The U.S. State Department on Saturday said U.S. citizens should reconsider traveling to Turkey after a failed coup left dozens dead in Ankara, Istanbul and other parts of the country. The U.S. Embassy in Ankara said U.S. citizens in Turkey should only leave their residences for essential errands or business. 

Key points:

  • The State Department travel warning said that “In light of the July 15 coup attempt and its aftermath, we suggest U.S. citizens reconsider travel to Turkey at this time.”
  • The warning specifically said U.S. citizens should avoid southeastern Turkey, especially areas near the Syrian border; avoid large crowds, including those at tourist destinations; stay away from protests or political gatherings; and follow instructions of local authorities in an emergency.
  • The S. Embassy said it would be open Tuesday, but indicated that non-immigrant visa services would be limited. Services for American citizens and immigrant-visa applicants were not expected to be affected.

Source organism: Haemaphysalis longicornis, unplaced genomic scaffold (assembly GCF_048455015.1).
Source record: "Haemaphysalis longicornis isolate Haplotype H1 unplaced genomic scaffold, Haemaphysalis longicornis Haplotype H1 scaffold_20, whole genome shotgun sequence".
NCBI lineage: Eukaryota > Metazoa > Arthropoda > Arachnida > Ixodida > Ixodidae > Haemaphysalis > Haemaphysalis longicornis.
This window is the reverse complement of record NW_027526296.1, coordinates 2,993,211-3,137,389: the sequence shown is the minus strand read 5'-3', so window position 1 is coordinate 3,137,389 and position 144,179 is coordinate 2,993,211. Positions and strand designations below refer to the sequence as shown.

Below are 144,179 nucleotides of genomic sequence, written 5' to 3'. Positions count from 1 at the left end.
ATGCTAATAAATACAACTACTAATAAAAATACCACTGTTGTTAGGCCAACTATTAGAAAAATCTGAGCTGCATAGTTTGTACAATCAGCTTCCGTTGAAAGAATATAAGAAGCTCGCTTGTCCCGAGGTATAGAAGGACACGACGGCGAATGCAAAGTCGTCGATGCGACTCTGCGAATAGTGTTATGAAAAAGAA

• The Federal Aviation Administration temporarily suspended air travel to and from Turkey over the weekend, but restrictions were lifted Monday.

Background: A faction of the Turkish military attempted a coup against President Recep Tayyip Erdoğan’s government late Friday. The attempt was unsuccessful and thousands of alleged conspirators were arrested over the weekend. The embassy said the “situation in Turkey remains fluid” and advised U.S. citizens to leave their residence or hotel only for essential business.

BAL Analysis: Companies that have not already done so should be sure they can account for all employees in Turkey. Employers in need of urgent immigration services or who plan on moving personnel into or out of Turkey at this time should contact their BAL attorney.

This alert has been provided by the BAL U.S. Practice group. For additional information, please contact

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